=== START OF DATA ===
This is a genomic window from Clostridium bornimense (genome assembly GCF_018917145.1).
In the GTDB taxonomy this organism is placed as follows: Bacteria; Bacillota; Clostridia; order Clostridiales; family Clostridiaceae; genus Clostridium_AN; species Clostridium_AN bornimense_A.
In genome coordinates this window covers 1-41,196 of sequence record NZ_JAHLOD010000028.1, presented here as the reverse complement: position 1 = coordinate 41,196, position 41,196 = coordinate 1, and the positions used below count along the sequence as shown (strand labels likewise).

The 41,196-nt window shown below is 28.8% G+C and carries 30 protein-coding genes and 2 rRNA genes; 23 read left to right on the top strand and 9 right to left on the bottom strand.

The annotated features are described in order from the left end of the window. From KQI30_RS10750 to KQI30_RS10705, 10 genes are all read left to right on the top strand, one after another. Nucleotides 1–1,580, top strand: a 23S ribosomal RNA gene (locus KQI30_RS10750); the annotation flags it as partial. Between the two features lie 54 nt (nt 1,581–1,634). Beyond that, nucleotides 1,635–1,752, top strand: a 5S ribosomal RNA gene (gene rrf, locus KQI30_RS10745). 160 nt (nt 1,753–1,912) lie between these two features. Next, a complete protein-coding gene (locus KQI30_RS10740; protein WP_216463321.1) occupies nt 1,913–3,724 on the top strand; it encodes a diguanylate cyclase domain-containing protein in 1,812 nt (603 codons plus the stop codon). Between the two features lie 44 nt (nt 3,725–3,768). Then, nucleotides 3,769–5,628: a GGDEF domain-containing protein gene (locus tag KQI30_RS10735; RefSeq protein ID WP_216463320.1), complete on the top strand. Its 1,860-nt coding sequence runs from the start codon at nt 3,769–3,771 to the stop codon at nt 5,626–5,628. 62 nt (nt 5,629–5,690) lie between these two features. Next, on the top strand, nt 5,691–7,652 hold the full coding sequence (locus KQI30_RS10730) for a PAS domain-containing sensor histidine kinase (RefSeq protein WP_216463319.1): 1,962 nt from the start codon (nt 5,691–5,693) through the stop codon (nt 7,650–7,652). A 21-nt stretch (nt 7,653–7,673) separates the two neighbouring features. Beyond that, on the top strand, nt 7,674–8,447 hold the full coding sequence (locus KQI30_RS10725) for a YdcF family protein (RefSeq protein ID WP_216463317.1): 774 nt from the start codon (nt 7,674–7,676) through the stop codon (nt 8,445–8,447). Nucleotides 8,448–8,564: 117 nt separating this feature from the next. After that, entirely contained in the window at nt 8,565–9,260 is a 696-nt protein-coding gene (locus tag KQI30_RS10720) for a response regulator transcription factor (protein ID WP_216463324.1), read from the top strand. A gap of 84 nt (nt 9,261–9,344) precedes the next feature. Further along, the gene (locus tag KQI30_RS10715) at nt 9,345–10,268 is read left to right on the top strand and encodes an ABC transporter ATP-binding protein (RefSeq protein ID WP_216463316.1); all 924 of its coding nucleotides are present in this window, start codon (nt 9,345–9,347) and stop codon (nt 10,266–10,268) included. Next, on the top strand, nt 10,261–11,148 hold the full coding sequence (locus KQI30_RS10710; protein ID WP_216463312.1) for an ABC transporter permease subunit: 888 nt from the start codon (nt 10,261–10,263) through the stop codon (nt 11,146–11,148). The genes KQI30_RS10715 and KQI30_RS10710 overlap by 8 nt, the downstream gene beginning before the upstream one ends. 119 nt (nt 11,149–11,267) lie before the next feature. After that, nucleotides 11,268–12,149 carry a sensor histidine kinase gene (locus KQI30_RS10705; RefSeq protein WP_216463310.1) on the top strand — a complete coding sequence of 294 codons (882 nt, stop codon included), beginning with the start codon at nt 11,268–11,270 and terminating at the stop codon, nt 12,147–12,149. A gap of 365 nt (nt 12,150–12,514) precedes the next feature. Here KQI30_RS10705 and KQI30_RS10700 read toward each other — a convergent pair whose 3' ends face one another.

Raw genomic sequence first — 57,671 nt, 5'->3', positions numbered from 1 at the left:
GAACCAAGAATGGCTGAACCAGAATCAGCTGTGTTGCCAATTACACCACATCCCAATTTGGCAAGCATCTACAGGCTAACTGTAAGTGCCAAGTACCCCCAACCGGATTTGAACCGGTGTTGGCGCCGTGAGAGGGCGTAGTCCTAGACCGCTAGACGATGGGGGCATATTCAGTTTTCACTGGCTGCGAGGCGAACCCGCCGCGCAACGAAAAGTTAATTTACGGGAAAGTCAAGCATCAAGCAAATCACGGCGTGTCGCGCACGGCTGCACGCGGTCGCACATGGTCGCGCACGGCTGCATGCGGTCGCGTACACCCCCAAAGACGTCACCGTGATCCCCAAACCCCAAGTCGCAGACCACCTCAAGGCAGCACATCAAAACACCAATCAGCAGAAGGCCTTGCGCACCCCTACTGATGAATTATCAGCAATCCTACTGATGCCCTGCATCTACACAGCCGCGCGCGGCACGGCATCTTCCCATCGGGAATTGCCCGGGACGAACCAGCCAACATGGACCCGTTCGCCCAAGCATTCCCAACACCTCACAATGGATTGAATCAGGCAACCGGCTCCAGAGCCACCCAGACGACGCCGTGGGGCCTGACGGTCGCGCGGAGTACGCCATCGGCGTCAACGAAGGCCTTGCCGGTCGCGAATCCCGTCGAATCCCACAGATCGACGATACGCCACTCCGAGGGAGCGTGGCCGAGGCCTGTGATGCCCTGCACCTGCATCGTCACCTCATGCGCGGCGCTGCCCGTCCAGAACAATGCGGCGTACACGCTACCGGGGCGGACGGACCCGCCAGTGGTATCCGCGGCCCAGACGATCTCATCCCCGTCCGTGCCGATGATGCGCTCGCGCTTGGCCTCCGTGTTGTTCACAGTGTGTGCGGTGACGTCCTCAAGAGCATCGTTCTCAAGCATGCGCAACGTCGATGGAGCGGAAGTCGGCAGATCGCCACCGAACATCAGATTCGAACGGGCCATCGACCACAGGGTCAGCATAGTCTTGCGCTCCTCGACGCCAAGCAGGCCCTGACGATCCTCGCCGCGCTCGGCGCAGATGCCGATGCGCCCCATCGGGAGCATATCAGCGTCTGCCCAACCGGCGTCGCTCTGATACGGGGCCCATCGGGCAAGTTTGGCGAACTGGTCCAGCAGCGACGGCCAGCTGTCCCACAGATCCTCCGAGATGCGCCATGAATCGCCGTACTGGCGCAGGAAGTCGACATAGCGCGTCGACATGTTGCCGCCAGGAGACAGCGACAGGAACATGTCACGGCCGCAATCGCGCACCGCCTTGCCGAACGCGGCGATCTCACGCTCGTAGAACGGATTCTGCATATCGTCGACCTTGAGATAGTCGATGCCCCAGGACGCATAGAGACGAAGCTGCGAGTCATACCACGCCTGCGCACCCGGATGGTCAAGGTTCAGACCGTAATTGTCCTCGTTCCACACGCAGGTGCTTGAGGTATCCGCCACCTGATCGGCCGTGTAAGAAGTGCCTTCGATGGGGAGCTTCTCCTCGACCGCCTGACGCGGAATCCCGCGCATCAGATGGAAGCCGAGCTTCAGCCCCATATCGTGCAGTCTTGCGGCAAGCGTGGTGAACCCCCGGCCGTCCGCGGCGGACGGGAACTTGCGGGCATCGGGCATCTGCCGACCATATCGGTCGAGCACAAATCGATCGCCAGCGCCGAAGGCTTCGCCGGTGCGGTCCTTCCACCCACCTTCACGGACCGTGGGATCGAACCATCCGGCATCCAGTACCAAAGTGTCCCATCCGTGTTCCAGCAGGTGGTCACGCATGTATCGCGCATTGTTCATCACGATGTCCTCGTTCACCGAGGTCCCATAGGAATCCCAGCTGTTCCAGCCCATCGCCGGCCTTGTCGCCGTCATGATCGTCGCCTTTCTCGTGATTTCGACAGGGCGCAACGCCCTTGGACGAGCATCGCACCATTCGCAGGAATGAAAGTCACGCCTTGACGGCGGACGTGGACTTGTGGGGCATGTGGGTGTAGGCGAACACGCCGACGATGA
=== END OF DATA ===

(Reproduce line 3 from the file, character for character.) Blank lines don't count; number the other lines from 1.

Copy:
In genome coordinates this window covers 1-41,196 of sequence record NZ_JAHLOD010000028.1, presented here as the reverse complement: position 1 = coordinate 41,196, position 41,196 = coordinate 1, and the positions used below count along the sequence as shown (strand labels likewise).